After an eventful trot-up, two horses have not yet been deemed fit to compete in the dressage competition at the Rio Olympics.
All five British horses — the team of four plus the reserve horse Rubin Al Asad — passed on first inspection.
Three horses were sent to the holding box. France’s Badinda Altena, the ride of Pierre Volla, was re-presented and passed, though the 10-year-old mare by Tolando had to trot twice before the ground jury was convinced she was sound and fit to compete.
Two other horses sent to the holding box did not represent. Both Sweden’s Dante Weltino (rider Therese Nilshagen) and Italy’s Chablis will be re-inspected at 7.30am Brazilian time (11.30am UK time) tomorrow (Tuesday, 9 August) before it is decided whether they can start in the grand prix.
The test represents the first round in both the team and individual competitions.
Chablis is Italy’s sole representative and is due to be ridden by the country’s top rider, Valentina Truppa. This marks a continuation of bad news this week for the Truppa family, after it was announced that Valentina’s father Enzo is barred from coaching at the Olympics. He was suspended by the Italian Equestrian Federation for breach on contract when he sold Eremo Del Castegno in December 2015.
Dante Weltino, a black stallion by Danone, is the equal youngest horse in the field at nine years old and is on the Swedish team. If they need to call on their travelling reserve, Mads Hendeliowitz, they can do so as Mads’ horse Jimmie Choo was presented and accepted.
Another Swedish rider, Patrik Kittel was markedly lame during the trot-up, but luckily his horse Deja was sound.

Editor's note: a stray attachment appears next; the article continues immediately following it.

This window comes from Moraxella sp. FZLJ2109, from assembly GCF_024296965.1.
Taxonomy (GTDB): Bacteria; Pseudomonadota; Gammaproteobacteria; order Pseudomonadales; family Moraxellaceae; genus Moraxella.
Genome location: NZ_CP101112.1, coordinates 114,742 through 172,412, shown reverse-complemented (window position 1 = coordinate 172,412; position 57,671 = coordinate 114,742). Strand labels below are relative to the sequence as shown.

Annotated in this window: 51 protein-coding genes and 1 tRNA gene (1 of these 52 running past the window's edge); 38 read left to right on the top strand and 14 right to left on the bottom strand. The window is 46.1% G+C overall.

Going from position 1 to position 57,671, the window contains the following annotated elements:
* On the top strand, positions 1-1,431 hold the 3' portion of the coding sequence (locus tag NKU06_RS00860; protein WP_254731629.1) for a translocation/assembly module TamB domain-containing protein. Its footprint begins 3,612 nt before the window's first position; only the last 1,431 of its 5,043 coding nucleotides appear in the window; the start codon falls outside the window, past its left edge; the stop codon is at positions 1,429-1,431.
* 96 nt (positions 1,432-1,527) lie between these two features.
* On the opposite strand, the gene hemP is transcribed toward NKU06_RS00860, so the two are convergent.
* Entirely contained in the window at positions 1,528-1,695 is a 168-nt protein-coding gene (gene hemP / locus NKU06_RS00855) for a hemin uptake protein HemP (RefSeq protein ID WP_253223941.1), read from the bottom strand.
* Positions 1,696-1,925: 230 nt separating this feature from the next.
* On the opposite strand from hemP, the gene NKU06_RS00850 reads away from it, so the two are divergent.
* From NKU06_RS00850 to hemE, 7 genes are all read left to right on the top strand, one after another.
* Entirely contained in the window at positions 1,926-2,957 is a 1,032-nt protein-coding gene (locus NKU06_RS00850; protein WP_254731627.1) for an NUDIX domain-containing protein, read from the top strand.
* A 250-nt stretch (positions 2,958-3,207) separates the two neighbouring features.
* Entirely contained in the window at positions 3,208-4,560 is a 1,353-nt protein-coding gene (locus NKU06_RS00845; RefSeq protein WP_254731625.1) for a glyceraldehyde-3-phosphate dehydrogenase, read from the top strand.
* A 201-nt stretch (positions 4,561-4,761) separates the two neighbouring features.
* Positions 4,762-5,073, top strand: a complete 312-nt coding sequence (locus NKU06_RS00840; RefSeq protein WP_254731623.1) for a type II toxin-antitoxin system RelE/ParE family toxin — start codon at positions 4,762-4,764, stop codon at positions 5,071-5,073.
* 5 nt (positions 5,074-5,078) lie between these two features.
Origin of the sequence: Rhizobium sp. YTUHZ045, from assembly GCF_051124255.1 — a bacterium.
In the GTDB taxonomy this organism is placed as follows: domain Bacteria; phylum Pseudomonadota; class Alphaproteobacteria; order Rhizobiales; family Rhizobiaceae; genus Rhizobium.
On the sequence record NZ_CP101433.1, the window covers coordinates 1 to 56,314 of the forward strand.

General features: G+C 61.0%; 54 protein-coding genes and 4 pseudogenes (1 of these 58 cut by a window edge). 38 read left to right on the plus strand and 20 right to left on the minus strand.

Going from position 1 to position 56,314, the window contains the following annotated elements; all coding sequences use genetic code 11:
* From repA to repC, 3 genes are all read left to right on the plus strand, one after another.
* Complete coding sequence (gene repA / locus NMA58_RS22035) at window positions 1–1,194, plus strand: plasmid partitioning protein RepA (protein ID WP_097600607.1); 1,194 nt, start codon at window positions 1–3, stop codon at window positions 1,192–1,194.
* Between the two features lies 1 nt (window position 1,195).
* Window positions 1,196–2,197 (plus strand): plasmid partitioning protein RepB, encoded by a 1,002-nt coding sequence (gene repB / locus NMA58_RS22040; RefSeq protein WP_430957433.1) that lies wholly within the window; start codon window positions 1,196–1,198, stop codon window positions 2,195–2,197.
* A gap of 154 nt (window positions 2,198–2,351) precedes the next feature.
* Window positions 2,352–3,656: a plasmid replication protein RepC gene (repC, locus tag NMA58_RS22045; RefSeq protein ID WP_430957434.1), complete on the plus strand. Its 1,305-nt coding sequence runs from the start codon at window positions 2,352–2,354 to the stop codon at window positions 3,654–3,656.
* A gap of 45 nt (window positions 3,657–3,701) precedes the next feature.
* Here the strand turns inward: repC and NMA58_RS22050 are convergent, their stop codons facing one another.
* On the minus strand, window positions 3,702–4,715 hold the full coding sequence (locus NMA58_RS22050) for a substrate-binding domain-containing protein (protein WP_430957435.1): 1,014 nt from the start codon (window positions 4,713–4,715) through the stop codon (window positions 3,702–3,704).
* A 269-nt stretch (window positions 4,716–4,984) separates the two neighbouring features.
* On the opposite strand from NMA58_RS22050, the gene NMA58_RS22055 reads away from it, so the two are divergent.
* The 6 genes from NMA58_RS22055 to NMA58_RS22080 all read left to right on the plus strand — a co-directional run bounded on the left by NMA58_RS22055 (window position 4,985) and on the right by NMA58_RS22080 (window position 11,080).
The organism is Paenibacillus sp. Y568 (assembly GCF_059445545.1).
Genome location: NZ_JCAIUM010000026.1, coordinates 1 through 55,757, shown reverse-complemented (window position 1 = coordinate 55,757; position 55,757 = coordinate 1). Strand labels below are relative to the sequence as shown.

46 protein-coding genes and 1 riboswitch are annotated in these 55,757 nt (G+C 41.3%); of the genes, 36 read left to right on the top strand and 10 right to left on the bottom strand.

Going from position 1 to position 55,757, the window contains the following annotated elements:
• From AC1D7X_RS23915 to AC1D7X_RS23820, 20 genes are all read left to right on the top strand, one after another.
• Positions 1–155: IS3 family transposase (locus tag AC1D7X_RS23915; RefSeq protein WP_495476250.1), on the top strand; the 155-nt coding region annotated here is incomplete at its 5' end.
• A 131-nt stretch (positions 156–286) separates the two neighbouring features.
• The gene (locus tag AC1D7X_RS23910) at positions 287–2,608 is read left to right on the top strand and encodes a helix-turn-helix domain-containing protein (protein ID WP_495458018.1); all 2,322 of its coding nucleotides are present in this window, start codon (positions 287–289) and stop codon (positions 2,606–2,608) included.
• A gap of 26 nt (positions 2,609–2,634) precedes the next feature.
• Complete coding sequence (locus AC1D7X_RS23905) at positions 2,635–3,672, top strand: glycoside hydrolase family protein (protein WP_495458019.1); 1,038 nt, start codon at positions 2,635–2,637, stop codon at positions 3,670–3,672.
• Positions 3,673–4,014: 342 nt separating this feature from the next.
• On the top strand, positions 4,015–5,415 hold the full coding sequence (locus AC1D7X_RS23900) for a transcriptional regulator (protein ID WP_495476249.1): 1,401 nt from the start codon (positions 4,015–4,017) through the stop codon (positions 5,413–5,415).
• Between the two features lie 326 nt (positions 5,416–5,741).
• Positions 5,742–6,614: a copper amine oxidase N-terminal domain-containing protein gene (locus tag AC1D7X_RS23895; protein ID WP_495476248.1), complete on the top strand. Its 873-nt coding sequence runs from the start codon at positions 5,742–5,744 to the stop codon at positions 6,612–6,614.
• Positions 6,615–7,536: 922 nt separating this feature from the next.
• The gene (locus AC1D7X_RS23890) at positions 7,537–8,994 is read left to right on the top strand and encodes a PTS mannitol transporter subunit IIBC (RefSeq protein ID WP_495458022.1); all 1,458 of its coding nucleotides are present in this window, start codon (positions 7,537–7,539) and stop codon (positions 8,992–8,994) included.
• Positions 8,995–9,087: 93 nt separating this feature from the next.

Team reserve combinations can we swapped in up until two hours before the first horse goes in the grand prix on Wednesday morning (10 August).
The British and Irish horses all looked in fine fettle, with Super Nova (pictured, top) leaping around like a youngster and keeping Spencer Wilton’s hands full.
Charlotte Dujardin grinned as she trotted the powerful Valegro. Carl Hester’s Nip Tuck and Fiona Bigwood’s Orthilia both looked in great shape.
Ireland’s Judy Reynolds had smooth passage through the trot-up with her horse Vancouver K to be accepted first time.
All the Dutch, German and American horses passed on first inspection, as well as the Australians, Brazilian, Japanese and Spanish team horses.
Adelinde Cornelissen’s Parzival — individual silver medalist behind Valegro at London 2012 — looked fit and well but his tongue lolled out of his mouth during the trot-up.
Two of the Danish team horses (Cassidy and Jojo Az) had to trot twice, but were accepted. Anna Kasprzak’s ride Donnperignon was run by her trainer Andreas Helgstrand.
The Korean horse Bukowski had to trot twice, as did France’s After You, but both were subsequently accepted.